You can immediately see the impact that Nokia Lumia 800 has made. It raced past all other phone models and accounts for 31% of all sessions, which is as much as 2 best competitors together. And it has only been on the market for 3 months, as opposed to over a year for all 1st gen phones. This is an awesome sales performance. In comparison, another 2nd gen phone, HTC Titan has more down to the earth results with 13%. This is still respectable when you take into account the short period it’s been in the market. What is surprising are poor results of Lumia 710. Maybe it wasn’t cheap enough and sales were cannibalized by Lumia 800. Or, more likely, people don’t want yet another mainstream WP7 device. They want the best. Microsoft take note :-)

Here’s the data from North America (US + Canada):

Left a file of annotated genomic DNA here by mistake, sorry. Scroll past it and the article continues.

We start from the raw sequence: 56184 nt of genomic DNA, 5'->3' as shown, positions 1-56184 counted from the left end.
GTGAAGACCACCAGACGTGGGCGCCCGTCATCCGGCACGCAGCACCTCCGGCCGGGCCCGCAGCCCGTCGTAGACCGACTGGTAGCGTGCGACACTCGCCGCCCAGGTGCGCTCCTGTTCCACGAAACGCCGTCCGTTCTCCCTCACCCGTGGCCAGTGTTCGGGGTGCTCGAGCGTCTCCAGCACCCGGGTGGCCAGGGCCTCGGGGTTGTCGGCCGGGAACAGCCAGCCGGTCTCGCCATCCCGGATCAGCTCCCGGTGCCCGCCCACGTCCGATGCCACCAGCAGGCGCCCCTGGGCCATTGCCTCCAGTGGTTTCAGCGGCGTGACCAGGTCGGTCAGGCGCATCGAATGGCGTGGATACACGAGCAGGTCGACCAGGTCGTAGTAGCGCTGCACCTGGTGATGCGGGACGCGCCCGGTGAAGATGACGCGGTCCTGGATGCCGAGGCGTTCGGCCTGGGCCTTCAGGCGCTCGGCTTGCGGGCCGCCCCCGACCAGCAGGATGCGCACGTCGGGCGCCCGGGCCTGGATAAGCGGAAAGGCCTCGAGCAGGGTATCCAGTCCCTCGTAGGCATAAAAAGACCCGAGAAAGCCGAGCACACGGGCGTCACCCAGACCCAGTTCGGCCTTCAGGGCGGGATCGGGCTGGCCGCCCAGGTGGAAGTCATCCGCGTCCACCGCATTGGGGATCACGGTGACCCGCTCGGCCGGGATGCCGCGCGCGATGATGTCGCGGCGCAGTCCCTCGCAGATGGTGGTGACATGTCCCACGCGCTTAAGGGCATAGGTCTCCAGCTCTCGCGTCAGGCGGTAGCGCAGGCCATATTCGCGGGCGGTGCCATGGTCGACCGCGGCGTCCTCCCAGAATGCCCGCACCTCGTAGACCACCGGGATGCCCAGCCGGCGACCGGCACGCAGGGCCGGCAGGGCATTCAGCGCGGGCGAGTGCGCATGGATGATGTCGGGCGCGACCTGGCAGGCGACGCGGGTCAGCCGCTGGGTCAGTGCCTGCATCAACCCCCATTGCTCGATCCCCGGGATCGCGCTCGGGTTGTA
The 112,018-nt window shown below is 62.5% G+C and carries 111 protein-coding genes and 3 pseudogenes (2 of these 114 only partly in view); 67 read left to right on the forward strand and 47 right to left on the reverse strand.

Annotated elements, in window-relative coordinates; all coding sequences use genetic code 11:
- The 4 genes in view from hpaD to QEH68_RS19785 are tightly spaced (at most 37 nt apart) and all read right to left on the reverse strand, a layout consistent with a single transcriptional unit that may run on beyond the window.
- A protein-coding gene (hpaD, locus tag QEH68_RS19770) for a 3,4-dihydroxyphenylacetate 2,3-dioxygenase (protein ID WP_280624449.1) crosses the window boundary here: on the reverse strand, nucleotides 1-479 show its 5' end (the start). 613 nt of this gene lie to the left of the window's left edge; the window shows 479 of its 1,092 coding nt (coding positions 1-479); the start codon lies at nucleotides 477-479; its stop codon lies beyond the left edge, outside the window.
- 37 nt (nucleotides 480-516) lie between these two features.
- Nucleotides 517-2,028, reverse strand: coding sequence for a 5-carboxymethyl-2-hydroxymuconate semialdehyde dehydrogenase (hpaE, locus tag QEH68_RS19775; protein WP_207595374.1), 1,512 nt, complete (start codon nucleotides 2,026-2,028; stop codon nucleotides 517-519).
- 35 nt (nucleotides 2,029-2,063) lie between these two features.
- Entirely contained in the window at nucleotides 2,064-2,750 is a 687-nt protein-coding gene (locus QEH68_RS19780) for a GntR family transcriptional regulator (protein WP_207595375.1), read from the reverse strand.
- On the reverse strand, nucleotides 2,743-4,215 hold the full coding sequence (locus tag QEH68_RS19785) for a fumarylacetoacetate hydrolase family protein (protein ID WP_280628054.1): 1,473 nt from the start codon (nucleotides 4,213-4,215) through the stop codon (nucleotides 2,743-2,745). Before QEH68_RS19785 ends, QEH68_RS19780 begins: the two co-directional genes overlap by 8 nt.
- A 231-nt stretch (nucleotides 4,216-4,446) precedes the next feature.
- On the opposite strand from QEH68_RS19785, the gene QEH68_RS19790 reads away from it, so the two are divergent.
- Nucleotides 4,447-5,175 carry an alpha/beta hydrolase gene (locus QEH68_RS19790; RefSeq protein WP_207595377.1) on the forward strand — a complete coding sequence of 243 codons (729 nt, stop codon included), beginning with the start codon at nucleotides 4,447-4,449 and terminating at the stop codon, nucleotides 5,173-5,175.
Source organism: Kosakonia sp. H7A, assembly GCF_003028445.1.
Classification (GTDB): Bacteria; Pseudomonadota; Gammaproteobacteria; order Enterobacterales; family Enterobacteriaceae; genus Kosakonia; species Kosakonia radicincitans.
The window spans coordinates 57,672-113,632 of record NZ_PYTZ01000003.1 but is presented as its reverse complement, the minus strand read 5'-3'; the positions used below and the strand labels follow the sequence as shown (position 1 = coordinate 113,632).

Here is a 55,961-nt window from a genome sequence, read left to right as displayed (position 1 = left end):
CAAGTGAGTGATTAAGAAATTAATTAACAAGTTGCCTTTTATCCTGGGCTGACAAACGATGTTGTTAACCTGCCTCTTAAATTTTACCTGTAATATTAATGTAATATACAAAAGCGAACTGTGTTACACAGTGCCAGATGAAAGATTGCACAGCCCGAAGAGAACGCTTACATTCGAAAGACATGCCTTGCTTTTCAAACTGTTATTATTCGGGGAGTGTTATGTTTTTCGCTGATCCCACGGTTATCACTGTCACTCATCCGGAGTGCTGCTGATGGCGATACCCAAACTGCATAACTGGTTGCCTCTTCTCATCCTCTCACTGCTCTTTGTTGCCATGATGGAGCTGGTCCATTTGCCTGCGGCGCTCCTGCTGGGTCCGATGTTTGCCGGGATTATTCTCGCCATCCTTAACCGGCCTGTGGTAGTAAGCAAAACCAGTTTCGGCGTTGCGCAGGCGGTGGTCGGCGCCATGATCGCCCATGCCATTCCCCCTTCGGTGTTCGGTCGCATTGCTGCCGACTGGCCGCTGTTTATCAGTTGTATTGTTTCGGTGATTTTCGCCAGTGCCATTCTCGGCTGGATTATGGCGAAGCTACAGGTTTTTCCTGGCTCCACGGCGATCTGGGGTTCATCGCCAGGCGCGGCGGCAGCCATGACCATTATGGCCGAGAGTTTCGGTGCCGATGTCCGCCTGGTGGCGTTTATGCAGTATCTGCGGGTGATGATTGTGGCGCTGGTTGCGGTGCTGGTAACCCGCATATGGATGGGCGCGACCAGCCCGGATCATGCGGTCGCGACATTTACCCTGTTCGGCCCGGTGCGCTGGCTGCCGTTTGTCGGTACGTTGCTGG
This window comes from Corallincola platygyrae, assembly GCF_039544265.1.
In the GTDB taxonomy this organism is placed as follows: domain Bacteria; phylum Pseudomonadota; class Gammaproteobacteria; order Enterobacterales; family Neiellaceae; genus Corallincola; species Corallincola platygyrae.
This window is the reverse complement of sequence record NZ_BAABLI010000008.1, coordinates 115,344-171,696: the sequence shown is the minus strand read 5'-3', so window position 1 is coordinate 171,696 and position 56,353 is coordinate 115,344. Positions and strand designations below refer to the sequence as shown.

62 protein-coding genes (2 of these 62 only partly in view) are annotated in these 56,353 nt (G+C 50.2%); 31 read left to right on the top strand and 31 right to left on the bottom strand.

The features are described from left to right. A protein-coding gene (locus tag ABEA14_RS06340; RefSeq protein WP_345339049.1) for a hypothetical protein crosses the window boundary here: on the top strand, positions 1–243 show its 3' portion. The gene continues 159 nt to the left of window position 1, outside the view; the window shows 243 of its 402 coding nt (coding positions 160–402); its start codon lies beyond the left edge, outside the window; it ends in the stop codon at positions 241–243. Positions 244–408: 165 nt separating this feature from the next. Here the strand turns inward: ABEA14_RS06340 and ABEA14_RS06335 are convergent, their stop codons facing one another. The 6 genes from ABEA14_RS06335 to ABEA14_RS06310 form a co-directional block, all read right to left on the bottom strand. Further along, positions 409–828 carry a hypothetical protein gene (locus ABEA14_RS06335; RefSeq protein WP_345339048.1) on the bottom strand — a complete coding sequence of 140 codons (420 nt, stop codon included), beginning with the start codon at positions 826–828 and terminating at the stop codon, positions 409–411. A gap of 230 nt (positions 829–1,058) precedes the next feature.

Sessions of Survivalcraft by phone model in US and Canada

Lumia 800 is not available for sale in North America yet, and so the old guard of 1st gen phones leads the pack: Samsung Focus and HTC HD7. But the new 2nd gen Samsung Focus Flash is making long strides, and will likely overtake them soon. Interestingly, Nokia Lumia 710 which has been available in US for some time is not selling well and accounts for less than 1% of sessions. Maybe people don’t like mainstream phones. They want top models only. Or, simply, people in the US are not so in awe of Nokia as Europeans are. It will be interesting to see what happens when Lumia 800 and especially 900 hit the market.

Concluding, it seems that something is moving in Windows Phone world. Despite the short time since they were introduced, 2nd gen phones account for almost 50% of the market already, especially in Europe where phenomenal Nokia Lumia 800 has destroyed the competition. Keep going WP7!